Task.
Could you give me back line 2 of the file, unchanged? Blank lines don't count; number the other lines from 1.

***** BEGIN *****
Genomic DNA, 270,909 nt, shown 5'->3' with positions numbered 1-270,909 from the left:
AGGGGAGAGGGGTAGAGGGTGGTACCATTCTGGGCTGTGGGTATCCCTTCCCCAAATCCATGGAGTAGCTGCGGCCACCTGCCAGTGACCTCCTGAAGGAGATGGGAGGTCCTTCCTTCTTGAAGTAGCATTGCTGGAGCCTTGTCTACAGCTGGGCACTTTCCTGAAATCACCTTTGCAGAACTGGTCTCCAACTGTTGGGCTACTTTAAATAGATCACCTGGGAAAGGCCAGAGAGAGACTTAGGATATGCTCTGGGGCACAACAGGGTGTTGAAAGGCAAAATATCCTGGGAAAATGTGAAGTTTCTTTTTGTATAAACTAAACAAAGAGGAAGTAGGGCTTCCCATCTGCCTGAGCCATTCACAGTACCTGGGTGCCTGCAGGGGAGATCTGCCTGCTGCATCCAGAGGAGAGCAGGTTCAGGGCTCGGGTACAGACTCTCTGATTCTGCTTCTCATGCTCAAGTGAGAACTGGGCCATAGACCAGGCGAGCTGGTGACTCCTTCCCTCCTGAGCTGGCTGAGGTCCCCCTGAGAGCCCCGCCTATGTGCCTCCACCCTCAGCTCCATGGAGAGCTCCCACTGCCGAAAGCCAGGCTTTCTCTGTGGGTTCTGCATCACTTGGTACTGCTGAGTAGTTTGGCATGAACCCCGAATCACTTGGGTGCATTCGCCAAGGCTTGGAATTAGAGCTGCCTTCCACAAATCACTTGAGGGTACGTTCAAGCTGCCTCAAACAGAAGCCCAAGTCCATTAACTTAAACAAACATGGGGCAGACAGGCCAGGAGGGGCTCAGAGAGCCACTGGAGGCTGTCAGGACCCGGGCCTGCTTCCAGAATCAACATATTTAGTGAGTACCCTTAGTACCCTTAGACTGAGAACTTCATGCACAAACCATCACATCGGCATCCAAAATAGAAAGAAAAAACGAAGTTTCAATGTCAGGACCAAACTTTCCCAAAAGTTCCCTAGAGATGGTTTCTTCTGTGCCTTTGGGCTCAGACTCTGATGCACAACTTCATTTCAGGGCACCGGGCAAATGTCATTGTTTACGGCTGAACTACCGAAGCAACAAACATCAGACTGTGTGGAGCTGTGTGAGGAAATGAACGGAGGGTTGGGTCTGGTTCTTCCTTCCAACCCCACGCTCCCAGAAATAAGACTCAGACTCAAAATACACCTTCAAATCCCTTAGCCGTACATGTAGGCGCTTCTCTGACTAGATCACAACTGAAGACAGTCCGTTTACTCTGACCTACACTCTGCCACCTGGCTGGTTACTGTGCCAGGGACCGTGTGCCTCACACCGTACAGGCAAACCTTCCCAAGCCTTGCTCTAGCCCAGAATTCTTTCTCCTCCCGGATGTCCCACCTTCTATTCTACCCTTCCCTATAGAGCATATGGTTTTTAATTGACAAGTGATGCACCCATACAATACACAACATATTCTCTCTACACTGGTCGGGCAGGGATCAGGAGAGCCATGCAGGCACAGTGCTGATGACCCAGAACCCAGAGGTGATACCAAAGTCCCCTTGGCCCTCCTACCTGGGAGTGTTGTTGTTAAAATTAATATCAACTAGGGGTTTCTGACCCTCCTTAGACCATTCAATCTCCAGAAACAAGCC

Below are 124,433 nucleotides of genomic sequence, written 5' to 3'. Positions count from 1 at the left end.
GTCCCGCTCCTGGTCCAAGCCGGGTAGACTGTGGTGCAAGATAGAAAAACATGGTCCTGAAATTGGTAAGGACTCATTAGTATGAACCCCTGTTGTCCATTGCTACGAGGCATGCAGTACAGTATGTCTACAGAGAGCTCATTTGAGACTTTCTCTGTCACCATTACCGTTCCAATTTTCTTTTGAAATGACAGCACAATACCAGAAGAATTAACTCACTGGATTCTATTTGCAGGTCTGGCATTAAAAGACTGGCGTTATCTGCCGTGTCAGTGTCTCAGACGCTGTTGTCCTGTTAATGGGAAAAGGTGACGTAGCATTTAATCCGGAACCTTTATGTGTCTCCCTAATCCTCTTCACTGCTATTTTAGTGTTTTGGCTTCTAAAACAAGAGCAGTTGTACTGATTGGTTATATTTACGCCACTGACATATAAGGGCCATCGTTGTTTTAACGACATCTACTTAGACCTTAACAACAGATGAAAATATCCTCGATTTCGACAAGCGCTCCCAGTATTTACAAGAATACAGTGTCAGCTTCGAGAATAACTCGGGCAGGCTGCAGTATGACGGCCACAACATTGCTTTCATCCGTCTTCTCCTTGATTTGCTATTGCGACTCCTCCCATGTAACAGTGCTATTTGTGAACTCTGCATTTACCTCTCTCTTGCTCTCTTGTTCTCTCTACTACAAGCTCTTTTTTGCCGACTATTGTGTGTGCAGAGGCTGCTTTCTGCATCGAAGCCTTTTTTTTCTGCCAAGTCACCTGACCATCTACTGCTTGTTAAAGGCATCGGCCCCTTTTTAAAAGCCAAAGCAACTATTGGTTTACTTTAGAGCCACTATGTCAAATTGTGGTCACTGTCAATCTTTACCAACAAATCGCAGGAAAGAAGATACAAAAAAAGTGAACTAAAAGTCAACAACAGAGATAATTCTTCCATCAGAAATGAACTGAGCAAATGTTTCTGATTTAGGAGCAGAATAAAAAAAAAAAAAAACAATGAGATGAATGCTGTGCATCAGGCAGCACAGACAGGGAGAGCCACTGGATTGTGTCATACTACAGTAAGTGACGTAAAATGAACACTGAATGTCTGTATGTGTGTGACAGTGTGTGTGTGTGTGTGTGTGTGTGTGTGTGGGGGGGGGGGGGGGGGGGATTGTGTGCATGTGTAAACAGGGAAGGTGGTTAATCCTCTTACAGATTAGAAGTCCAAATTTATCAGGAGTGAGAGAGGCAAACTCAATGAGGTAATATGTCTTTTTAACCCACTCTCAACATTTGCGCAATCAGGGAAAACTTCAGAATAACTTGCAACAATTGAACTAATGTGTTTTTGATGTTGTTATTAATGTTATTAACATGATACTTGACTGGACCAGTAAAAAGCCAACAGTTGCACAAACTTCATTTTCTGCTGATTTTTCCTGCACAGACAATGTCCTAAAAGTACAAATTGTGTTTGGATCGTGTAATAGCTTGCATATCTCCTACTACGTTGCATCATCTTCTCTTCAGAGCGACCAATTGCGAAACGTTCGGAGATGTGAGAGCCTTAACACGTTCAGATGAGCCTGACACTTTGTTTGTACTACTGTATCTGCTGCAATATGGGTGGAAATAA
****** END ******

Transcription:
AGGGGAGAGGGGTAGAGGGTGGTACCATTCTGGGCTGTGGGTATCCCTTCCCCAAATCCATGGAGTAGCTGCGGCCACCTGCCAGTGACCTCCTGAAGGAGATGGGAGGTCCTTCCTTCTTGAAGTAGCATTGCTGGAGCCTTGTCTACAGCTGGGCACTTTCCTGAAATCACCTTTGCAGAACTGGTCTCCAACTGTTGGGCTACTTTAAATAGATCACCTGGGAAAGGCCAGAGAGAGACTTAGGATATGCTCTGGGGCACAACAGGGTGTTGAAAGGCAAAATATCCTGGGAAAATGTGAAGTTTCTTTTTGTATAAACTAAACAAAGAGGAAGTAGGGCTTCCCATCTGCCTGAGCCATTCACAGTACCTGGGTGCCTGCAGGGGAGATCTGCCTGCTGCATCCAGAGGAGAGCAGGTTCAGGGCTCGGGTACAGACTCTCTGATTCTGCTTCTCATGCTCAAGTGAGAACTGGGCCATAGACCAGGCGAGCTGGTGACTCCTTCCCTCCTGAGCTGGCTGAGGTCCCCCTGAGAGCCCCGCCTATGTGCCTCCACCCTCAGCTCCATGGAGAGCTCCCACTGCCGAAAGCCAGGCTTTCTCTGTGGGTTCTGCATCACTTGGTACTGCTGAGTAGTTTGGCATGAACCCCGAATCACTTGGGTGCATTCGCCAAGGCTTGGAATTAGAGCTGCCTTCCACAAATCACTTGAGGGTACGTTCAAGCTGCCTCAAACAGAAGCCCAAGTCCATTAACTTAAACAAACATGGGGCAGACAGGCCAGGAGGGGCTCAGAGAGCCACTGGAGGCTGTCAGGACCCGGGCCTGCTTCCAGAATCAACATATTTAGTGAGTACCCTTAGTACCCTTAGACTGAGAACTTCATGCACAAACCATCACATCGGCATCCAAAATAGAAAGAAAAAACGAAGTTTCAATGTCAGGACCAAACTTTCCCAAAAGTTCCCTAGAGATGGTTTCTTCTGTGCCTTTGGGCTCAGACTCTGATGCACAACTTCATTTCAGGGCACCGGGCAAATGTCATTGTTTACGGCTGAACTACCGAAGCAACAAACATCAGACTGTGTGGAGCTGTGTGAGGAAATGAACGGAGGGTTGGGTCTGGTTCTTCCTTCCAACCCCACGCTCCCAGAAATAAGACTCAGACTCAAAATACACCTTCAAATCCCTTAGCCGTACATGTAGGCGCTTCTCTGACTAGATCACAACTGAAGACAGTCCGTTTACTCTGACCTACACTCTGCCACCTGGCTGGTTACTGTGCCAGGGACCGTGTGCCTCACACCGTACAGGCAAACCTTCCCAAGCCTTGCTCTAGCCCAGAATTCTTTCTCCTCCCGGATGTCCCACCTTCTATTCTACCCTTCCCTATAGAGCATATGGTTTTTAATTGACAAGTGATGCACCCATACAATACACAACATATTCTCTCTACACTGGTCGGGCAGGGATCAGGAGAGCCATGCAGGCACAGTGCTGATGACCCAGAACCCAGAGGTGATACCAAAGTCCCCTTGGCCCTCCTACCTGGGAGTGTTGTTGTTAAAATTAATATCAACTAGGGGTTTCTGACCCTCCTTAGACCATTCAATCTCCAGAAACAAGCC